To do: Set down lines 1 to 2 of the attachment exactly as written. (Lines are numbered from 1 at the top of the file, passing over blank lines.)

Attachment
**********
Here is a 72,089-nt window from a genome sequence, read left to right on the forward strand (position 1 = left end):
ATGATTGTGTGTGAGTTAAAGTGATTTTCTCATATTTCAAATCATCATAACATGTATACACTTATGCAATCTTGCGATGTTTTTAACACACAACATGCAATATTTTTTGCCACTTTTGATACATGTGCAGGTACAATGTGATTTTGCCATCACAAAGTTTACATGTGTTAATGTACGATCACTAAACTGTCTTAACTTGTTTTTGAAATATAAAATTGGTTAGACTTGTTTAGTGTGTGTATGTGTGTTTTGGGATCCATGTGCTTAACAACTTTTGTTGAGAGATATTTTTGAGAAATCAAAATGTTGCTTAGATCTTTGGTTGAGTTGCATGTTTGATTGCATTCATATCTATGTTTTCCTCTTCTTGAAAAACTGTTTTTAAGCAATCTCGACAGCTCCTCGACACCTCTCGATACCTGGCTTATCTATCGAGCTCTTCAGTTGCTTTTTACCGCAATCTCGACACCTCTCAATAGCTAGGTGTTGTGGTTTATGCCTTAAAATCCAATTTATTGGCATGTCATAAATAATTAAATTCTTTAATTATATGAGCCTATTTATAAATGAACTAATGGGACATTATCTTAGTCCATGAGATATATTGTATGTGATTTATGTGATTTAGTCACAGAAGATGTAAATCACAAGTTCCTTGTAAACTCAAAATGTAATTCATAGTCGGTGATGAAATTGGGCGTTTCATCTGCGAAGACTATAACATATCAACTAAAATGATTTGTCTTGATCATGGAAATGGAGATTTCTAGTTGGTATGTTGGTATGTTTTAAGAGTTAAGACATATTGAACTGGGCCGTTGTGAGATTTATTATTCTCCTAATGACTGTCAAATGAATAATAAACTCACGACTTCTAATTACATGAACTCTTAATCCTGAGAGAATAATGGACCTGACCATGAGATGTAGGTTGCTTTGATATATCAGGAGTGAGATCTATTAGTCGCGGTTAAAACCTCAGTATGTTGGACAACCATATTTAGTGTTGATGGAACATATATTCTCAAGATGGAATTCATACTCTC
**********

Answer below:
Here is a 72,089-nt window from a genome sequence, read left to right on the forward strand (position 1 = left end):
ATGATTGTGTGTGAGTTAAAGTGATTTTCTCATATTTCAAATCATCATAACATGTATACACTTATGCAATCTTGCGATGTTTTTAACACACAACATGCAATATTTTTTGCCACTTTTGATACATGTGCAGGTACAATGTGATTTTGCCATCACAAAGTTTACATGTGTTAATGTACGATCACTAAACTGTCTTAACTTGTTTTTGAAATATAAAATTGGTTAGACTTGTTTAGTGTGTGTATGTGTGTTTTGGGATCCATGTGCTTAACAACTTTTGTTGAGAGATATTTTTGAGAAATCAAAATGTTGCTTAGATCTTTGGTTGAGTTGCATGTTTGATTGCATTCATATCTATGTTTTCCTCTTCTTGAAAAACTGTTTTTAAGCAATCTCGACAGCTCCTCGACACCTCTCGATACCTGGCTTATCTATCGAGCTCTTCAGTTGCTTTTTACCGCAATCTCGACACCTCTCAATAGCTAGGTGTTGTGGTTTATGCCTTAAAATCCAATTTATTGGCATGTCATAAATAATTAAATTCTTTAATTATATGAGCCTATTTATAAATGAACTAATGGGACATTATCTTAGTCCATGAGATATATTGTATGTGATTTATGTGATTTAGTCACAGAAGATGTAAATCACAAGTTCCTTGTAAACTCAAAATGTAATTCATAGTCGGTGATGAAATTGGGCGTTTCATCTGCGAAGACTATAACATATCAACTAAAATGATTTGTCTTGATCATGGAAATGGAGATTTCTAGTTGGTATGTTGGTATGTTTTAAGAGTTAAGACATATTGAACTGGGCCGTTGTGAGATTTATTATTCTCCTAATGACTGTCAAATGAATAATAAACTCACGACTTCTAATTACATGAACTCTTAATCCTGAGAGAATAATGGACCTGACCATGAGATGTAGGTTGCTTTGATATATCAGGAGTGAGATCTATTAGTCGCGGTTAAAACCTCAGTATGTTGGACAACCATATTTAGTGTTGATGGAACATATATTCTCAAGATGGAATTCATACTCTC